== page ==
Last summer, when Donald Trump’s comments about Mexicans and Muslims led to widespread accusations that he harbored racist attitudes, the candidate pushed back. “I am the least racist person that you’ve ever encountered,” he said.

As evidence, Trump cited an endorsement he’d received from a weekly newspaper published in Ohio by Don King, the legendary African-American boxing promoter.

“Now, Don King knows racism probably better than anybody,” Trump said in an interview with The Washington Post. “He’s not endorsing a racist, okay?”

But how would Trump persuade those who believed he was a racist that wasn’t the case? “I’m not concerned,” he replied. “Actually, I’m not concerned because I don’t think people believe it.”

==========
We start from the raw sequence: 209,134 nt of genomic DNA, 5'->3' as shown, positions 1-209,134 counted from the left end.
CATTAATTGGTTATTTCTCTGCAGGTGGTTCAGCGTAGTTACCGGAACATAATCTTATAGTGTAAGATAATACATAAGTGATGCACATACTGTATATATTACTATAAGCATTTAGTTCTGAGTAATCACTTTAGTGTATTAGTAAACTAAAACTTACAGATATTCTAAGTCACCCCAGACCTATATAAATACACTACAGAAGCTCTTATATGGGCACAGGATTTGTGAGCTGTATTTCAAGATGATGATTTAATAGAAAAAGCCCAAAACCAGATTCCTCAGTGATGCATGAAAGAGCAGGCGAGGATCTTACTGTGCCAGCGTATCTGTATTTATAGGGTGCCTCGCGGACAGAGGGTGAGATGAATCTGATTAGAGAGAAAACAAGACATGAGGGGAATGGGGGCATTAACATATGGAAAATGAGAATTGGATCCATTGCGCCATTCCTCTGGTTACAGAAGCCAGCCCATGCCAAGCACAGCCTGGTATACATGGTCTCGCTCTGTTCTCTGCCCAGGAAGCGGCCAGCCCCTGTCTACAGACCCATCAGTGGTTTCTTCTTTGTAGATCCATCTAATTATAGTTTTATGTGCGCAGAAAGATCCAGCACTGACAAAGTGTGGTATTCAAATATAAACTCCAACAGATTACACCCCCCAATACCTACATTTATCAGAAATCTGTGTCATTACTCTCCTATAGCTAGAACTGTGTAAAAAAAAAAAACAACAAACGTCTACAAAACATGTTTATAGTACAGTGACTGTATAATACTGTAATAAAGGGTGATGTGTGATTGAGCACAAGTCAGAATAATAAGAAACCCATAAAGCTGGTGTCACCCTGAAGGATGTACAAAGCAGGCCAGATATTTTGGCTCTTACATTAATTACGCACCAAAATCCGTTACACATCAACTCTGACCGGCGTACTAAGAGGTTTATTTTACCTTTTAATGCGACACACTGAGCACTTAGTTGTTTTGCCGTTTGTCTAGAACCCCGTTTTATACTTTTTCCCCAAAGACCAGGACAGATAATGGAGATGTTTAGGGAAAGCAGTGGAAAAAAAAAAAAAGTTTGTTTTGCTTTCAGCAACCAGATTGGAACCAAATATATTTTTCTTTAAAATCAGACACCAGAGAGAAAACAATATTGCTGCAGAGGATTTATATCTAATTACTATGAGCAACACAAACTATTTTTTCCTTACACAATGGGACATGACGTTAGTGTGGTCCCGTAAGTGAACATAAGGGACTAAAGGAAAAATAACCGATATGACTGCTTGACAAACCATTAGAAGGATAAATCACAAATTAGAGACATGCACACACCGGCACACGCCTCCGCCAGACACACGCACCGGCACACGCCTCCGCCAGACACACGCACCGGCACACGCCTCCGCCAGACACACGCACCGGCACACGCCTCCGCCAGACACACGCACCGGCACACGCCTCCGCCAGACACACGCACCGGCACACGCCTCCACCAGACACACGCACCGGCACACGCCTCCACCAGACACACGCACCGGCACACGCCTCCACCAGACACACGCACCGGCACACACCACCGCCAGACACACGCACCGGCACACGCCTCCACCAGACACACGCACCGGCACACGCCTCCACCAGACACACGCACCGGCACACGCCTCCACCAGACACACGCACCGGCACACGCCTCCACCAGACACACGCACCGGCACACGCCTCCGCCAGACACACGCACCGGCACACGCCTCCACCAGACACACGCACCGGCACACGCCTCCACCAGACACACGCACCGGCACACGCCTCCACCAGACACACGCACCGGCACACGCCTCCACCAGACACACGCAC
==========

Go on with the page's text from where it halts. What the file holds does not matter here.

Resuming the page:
From his first public controversy in the 1970s, when the federal government sued Trump and his father over discriminatory rental practices in their New York real estate empire, to the opening salvo in his 2016 presidential campaign, when he said that Mexicans entering the United States were criminals and “rapists,” Trump has regularly fanned the flames of racial controversies.

After Trump’s defiant statement Tuesday that “both sides” bore responsibility for the street battles in Charlottesville last weekend, an unusually bipartisan collection of politicians and others have called on the president to back off from remarks portraying an overtly white-supremacist rally as something benign and reasonable.

What do such comments reveal about his personal attitude toward the nation’s wrenching history of racial discord? Are Trump’s racially divisive remarks just another example of his impulsivity and propensity to be provocative, or do they represent an abiding tolerance of racist views?